Comment: Who authored computer virus that ‘dwarfs Stuxnet’?

June 6, 2012 by Joseph Fitsanakis

clip_image001By JOSEPH FITSANAKIS | intelNews.org |
When the Stuxnet computer virus was detected, in 2010, it was recognized as the most sophisticated malware ever created. It had been specifically designed to sabotage Siemens industrial software systems, which were used in Iran’s nuclear energy program. Not surprisingly, most Stuxnet-infected computers were in Iran. Now a new, massive and extremely sophisticated piece of malware has been detected in computers belonging to the Iranian National Oil Company and Iran’s Ministry of Petroleum. It is called Flame and, according to antivirus company Kaspersky Lab, which first spotted the virus last week, it is “one of the most complex threats ever discovered”. Simply consider that Stuxnet, which caused unprecedented waves of panic among Iranian cybersecurity experts, was 500 kilobytes in size. Flame is over 20 megabytes in size, consisting of 650,000 lines of code; it is so complex that it is expected to take programming analysts around a decade to fully comprehend. The two are different, of course. Stuxnet was an infrastructure-sabotaging malware, which destroyed hundreds —maybe even thousands—of Iranian nuclear centrifuges. Flame, on the other hand, appears to be an espionage tool: it aims to surreptitiously collect information from infected systems. What connects them is their intended target: Iran. We now have Stuxnet, the most complex sabotaging malware ever discovered, which must have taken dozens of programmers several months to create, and Flame, the world’s most powerful cyberespionage tool ever detected by computer security experts. And both have been primarily directed at Iranian government computers.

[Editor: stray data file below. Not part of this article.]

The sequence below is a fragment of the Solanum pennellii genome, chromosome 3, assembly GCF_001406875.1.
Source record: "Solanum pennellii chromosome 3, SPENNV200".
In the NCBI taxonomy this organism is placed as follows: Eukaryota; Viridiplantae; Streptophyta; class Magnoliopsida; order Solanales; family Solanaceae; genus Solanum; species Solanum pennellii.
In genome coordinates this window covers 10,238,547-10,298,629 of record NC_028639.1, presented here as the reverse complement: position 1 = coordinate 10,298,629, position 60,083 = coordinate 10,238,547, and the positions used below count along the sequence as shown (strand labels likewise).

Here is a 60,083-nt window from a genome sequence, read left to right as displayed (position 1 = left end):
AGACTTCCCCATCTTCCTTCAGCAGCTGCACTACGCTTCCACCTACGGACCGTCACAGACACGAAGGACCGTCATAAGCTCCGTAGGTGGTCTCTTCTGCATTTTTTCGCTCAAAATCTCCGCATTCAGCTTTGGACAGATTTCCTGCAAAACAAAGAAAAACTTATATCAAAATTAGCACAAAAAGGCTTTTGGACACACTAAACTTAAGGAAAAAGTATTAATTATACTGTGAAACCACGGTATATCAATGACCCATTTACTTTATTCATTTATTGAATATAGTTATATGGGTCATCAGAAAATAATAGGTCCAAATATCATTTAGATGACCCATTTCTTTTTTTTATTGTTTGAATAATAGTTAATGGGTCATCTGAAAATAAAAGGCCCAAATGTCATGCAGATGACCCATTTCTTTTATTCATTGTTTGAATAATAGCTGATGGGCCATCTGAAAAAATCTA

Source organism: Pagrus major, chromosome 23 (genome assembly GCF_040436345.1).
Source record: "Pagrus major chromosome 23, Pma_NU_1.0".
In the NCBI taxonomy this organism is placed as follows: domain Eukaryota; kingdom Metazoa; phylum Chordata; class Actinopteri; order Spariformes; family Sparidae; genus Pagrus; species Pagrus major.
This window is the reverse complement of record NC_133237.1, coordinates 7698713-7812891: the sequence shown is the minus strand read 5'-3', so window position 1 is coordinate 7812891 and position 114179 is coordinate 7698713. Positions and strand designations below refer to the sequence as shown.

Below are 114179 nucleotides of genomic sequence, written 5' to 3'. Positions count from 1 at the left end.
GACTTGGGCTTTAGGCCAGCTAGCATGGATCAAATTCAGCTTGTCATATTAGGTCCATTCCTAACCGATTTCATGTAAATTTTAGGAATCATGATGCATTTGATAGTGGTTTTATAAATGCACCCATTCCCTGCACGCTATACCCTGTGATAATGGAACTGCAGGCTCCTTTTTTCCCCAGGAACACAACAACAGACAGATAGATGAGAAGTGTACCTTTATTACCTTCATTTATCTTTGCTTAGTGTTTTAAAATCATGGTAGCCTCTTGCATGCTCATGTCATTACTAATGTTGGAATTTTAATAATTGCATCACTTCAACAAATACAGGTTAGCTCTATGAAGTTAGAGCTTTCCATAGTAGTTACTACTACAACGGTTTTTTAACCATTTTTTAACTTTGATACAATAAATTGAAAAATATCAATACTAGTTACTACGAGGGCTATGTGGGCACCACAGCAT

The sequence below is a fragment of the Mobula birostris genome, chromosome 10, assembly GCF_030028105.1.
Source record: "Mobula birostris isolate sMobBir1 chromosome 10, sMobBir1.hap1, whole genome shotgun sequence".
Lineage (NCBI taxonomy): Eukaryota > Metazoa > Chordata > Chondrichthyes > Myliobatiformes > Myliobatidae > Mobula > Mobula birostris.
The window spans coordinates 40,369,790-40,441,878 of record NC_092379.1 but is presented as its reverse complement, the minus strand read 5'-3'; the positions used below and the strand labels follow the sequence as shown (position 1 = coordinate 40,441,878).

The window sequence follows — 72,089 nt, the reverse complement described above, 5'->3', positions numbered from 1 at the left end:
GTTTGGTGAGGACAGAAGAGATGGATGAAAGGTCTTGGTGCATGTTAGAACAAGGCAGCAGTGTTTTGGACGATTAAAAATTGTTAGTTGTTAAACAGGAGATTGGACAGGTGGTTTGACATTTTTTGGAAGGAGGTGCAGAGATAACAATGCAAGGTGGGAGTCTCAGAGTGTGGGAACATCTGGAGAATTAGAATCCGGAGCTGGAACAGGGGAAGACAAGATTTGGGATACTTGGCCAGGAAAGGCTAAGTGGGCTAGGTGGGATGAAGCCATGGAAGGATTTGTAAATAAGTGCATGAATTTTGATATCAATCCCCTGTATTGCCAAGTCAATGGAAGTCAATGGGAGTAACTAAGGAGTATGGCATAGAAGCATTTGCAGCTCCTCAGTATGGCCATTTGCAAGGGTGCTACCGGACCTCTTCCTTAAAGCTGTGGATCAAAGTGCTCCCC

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Israeli ex-spy boss: Iran strike ‘stupid’


An interior view of the Bushehr nuclear power plant is shown on October 26, 2010 as Iran began to load fuel into the core of its first atomic power plant some 745 miles south of Tehran. The Russian-built power plant is supervised by the United Nation’s nuclear agency. UPI/Mehr News Agency/Majid Asgarpour

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TEL AVIV, Israel, May 12 (UPI) — Meir Dagan, Israel’s recently retired intelligence chief who spent eight years trying to sabotage Iran’s nuclear program, has declared a military strike against that contentious project “is the stupidest thing I’ve ever heard.”

Dagan’s comments Sunday during a symposium on regional strategy at the Hebrew University in Jerusalem, the first time he has publicly opposed military action against Iran, challenged hard-line Prime Minister Binyamin Netanyahu.

That has made it more difficult for Netanyahu to press the case for an attack with his own Cabinet, with Washington or with the Israeli public. Continue reading

Sanctions hold up Iran nuclear drive: UN report

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AFP/File – Iranian technicians are seen at the Isfahan Uranium Conversion Facilities (UCF), 420 kms south of Tehran …

– Thu May 12, 1:57 pm ET

UNITED NATIONS (AFP) – International sanctions are slowing Iran’s nuclear program but the Islamic Republic has repeatedly sought to breach an arms embargo by shipping weapons to Syria, UN investigators said in a report.

Six of the nine violations of a UN ban on conventional arms shipments by Iran involve Syria, said the report, a copy of which was obtained by AFP.

The UN Security Council has passed four rounds of sanctions against Iran over its uranium enrichment, which western nations say is a front for a nuclear arms drive. A panel of experts which monitors the sanctions said Iran is circumventing the action but that nuclear work has been hit.

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